Roomba iRobot 780 – one bad-ass vacuum!
by Troy Saxton-Getty
The dropSKIP team recently got its hands on Roomba 780 autonomous vacuum.
This is one of the coolest gadgets we have ever tested…
We have to admit we had our doubts about this little guy… But after a few months of regular testing and actual in the real world use, this is one we have to highly recommend.
We have no previous experience with Roomba products, we can’t speak to the lower end models but the model 780 is over the top amazing! We did go out of our way to get the latest and best model and we are very glad we finally got our hands on it.
Testing the Roomba iRobot 780 is really quite fun, you find yourself following it around for hours, first trying to figure out the logic and patterns it runs, how it works and it’s so different that you almost think this little guy is alive.
A genuine work horse vacuum, very thorough, and darn near flawless in it’s execution, regardless of the size of the house or apt.
In our testing we used the unit for nearly two months in a 3 bedroom apt with a combination of hardwood, plush rugs and tile bathrooms as well as a 3500 sq ft house with a multitude of floor types- tile, hardwood, distressed wood, deep shag, and throw rugs.
The Roomba works as advertised, it picks up very effectively, it is built well, the design is everything you would expect from a company such as Apple or BMW. Simple concepts that work well – button placement, dirt tray removal for example is just a simple squeeze of the front of the unit, it comes out, opens and empties into the trash very easily and is a snap to replace.
It has two replaceable filters in the dirt tray, quick release dual brushes, making it simple to remove long hair, thread or other material wrapped around them.
A built-in clock makes scheduling a snap, you can program a regular cleaning schedule, one touch instant cleaning, and a spot cleaning mode where you can drop it on a spot or specific area and it will intensely work the location.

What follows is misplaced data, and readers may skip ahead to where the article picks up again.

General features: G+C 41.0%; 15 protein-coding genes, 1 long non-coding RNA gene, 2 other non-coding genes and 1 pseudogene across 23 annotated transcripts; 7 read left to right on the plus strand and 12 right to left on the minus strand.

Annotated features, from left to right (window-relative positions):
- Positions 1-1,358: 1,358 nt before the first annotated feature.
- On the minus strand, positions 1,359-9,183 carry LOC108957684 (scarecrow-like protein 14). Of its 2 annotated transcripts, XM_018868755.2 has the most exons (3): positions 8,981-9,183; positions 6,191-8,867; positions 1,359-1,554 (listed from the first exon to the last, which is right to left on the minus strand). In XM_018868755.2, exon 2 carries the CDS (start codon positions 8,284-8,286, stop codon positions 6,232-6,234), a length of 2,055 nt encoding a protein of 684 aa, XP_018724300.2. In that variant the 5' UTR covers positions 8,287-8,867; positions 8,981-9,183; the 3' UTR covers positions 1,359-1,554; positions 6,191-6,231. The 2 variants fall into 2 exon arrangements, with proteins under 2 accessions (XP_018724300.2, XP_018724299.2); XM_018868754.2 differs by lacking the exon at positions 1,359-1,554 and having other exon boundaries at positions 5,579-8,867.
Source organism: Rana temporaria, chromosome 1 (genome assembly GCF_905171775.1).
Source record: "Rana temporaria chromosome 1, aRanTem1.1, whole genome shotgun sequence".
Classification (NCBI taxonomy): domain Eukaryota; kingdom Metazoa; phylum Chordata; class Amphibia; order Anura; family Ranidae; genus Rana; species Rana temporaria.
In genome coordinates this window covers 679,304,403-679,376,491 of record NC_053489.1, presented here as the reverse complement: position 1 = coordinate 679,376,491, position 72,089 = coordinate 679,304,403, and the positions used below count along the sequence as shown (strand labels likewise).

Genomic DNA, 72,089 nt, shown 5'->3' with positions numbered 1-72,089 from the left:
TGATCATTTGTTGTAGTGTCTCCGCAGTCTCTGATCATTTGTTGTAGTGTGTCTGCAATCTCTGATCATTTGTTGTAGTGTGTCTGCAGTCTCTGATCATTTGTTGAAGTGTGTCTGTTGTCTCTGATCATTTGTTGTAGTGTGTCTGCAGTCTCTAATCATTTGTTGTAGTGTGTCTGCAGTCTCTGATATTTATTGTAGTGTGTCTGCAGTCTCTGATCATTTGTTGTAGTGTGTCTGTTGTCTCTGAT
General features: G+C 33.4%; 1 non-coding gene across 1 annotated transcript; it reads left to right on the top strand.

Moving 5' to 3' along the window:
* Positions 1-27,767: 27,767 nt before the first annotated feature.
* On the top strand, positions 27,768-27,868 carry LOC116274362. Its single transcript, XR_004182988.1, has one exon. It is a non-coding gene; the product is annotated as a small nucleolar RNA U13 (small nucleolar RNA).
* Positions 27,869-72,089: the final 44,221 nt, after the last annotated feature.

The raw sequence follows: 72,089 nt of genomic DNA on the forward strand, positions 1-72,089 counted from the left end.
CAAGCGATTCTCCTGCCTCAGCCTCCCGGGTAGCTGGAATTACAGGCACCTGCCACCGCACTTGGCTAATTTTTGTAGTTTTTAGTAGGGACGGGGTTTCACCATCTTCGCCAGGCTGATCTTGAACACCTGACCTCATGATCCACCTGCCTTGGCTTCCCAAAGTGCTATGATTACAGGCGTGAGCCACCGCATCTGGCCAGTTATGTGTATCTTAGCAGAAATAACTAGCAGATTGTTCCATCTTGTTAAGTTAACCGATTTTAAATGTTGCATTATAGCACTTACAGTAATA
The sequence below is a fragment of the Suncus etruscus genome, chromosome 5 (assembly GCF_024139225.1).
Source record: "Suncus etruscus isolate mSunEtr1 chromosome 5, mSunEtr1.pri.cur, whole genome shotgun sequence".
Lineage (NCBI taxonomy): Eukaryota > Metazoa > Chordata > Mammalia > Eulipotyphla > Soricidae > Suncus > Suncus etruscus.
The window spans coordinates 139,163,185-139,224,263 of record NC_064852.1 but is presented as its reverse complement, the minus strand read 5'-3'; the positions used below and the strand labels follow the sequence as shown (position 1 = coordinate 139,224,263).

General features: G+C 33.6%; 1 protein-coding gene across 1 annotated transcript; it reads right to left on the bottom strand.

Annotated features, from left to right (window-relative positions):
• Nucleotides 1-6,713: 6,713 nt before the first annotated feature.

We only found a few challenges for the Roomba, exposed wires or window shade cords laying on the floor will tangle it up, it will give an audible alert and stop and wait for human intervention so you don’t have to worry about it burning itself out or damaging the motor. The Roomba will spend a few minutes trying different things to free itself and if it can’t it will announce in a woman’s digital voice, “Error” and also give some specifics about the problem. (it’s a girl?)
Outside of these types of obvious Roomba traps, the unit glides around the many surface types, cleans and effectively covers large or small areas.
In the general clean mode, or when the battery discharge reaches a certain point, the Roomba will switch into DOCK mode and attempt to find it’s way back to the charging base station. It will then back itself up onto the charging pad and start recharging. In the box we noticed some additional beacon units which we are assuming are for larger homes to improve the Roomba’s ability to get back to the charging station more quickly.
It is interesting watching Roomba’s search and mapping progress, it really is pretty impressive. For example, around complex situations, like a dining room table and chairs it will methodically work to clean under each chair but also it tries not to cover the same area twice. It does have some overlap here and there but it is very efficient on its path choices.
As a long time Dyson fan, I am every bit as impressed with the Roomba 780, We highly recommend it as a worry free robot and vacuum, it really works well.